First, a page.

clash royale hack
HomeAbout Billiards DigestContact UsArchiveAll About PoolEquipmentOur AdvertisersLinks
From the Publisher
By Mike Panozzo
Mike became editor of Billiards Digest in 1980 and liked it so much that he bought the company. He has served on the Billiard Congress of America board of directors and as president of the Billiard & Bowling Institute of America.

• April 2019
• March 2019
• February 2019
• January 2019
• December 2018
• November 2018
• October 2018
• September 2018
• August 2018
• July 2018
• June 2018
• May 2018
• April 2018
• March 2018
• February 2018
• January 2018
• November 2017
• October 2017
• September 2017
• August 2017
• July 2017
• June 2017
• May 2017
• April 2017
• March 2017
• February 2017
• January 2017
• December 2016
• November 2016
• October 2016
• September 2016
• August 2016
• July 2016
• June 2016
• May 2016
• Apr 2016
• Mar 2016
• Feb 2016
• Jan 2016
• Dec 2015
• Nov 2015
• Oct 2015
• Sept 2015
• August 2015
• July 2015
• June 2015
• May 2015
• April 2015
• March 2015
• February 2015
• January 2015
• October 2014
• August 2014
• May 2014
• March 2014
• February 2014
• September 2013
• June 2013
• May 2013
• April 2013
• March 2013
• February 2013
• January 2013
• December 2012
• November 2012
• October 2012
• September 2012
• August 2012
• July 2012
• June 2012
• May 2012
• April 2012
• March 2012
• February 2012
• December 2011
• November 2011
• October 2011
• September 2011
• August 2011
• July 2011
• June 2011
• May 2011
• April 2011
• March 2011
• February 2011
• January 2011
• December 2010
• November 2010
• October 2010
• September 2010
• August 2010
• July 2010
• June 2010
• May 2010
• April 2010
• March 2010
• February 2010
• January 2010
• December 2009
• November 2009
• October 2009
• September 2009
• August 2009
• July 2009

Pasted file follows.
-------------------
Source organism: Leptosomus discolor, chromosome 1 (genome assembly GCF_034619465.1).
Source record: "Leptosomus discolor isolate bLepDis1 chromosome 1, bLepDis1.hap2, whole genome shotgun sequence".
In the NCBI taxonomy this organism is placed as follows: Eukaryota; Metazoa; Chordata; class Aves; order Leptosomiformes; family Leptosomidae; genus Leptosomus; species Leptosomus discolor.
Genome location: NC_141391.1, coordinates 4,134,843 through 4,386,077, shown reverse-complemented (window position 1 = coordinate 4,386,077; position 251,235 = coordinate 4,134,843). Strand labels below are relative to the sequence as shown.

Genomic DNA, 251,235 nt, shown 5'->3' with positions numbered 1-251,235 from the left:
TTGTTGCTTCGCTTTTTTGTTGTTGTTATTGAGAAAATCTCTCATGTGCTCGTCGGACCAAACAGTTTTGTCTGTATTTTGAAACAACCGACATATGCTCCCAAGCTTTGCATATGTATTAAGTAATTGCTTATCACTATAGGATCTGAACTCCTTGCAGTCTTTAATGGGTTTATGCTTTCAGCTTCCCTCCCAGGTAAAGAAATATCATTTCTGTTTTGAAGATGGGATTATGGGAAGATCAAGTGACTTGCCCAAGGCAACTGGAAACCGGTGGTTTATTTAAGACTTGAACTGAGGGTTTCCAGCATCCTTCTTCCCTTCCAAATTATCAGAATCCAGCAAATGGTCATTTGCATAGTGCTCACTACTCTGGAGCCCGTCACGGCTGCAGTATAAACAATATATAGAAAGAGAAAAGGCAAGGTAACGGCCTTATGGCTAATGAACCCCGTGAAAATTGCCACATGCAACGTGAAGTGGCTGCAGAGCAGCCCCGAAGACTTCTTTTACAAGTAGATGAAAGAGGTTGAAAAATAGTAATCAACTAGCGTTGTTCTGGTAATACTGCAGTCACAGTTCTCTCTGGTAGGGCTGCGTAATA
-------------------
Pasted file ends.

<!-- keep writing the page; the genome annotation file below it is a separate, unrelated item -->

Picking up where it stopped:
• June 2009
• May 2009
• April 2009
• March 2009
• February 2009
• January 2009
• October 2008
• September 2008
• August 2008
• July 2008
• June 2008
• May 2008
• April 2008
• March 2008
• February 2008
• January 2008
January: Crowded Soapbox
January 2012
EVERYONE'S A critic!

I liked the pool community a lot better when I was one of the few with a platform from which to opine.

Not that I think I'm the only person qualified to have an opinion, but I like offering an opinion on a defined subject without hundreds of responses sent back and forth in a matter a minutes.

Then came "forums," and now everyone has opinions about other people's opinions! It's an exhausting volley of thoughts and summations that creates a never-ending "Point, Counterpoint."

Never has that been more apparent than in the days leading up to the Mosconi Cup, following the announcement that Charlie Williams had been tabbed captain of Team USA.

Now, Charlie Williams is a bit of a lightening rod anyway. The mile-a-minute player/promoter/tennis nut/court jester is a man of many opinions himself, and has become an easy target for bar stool conversation much in the way fellow promoter Barry Behrman has over the years.

Williams has been criticized plenty in the past. He's been questioned about his role in the United Poolplayers Association (UPA) and, subsequently, the Association of Billiard Professionals (ABP). He's been criticized for events he's promoted in the United States and Asia.

In reality, like him or not, Williams is a leader. He's not afraid to run out and make deals to stage and promote events all over the world. He's not afraid to confront other promoters on behalf of players he represents (despite the obvious perception of conflicts of interest).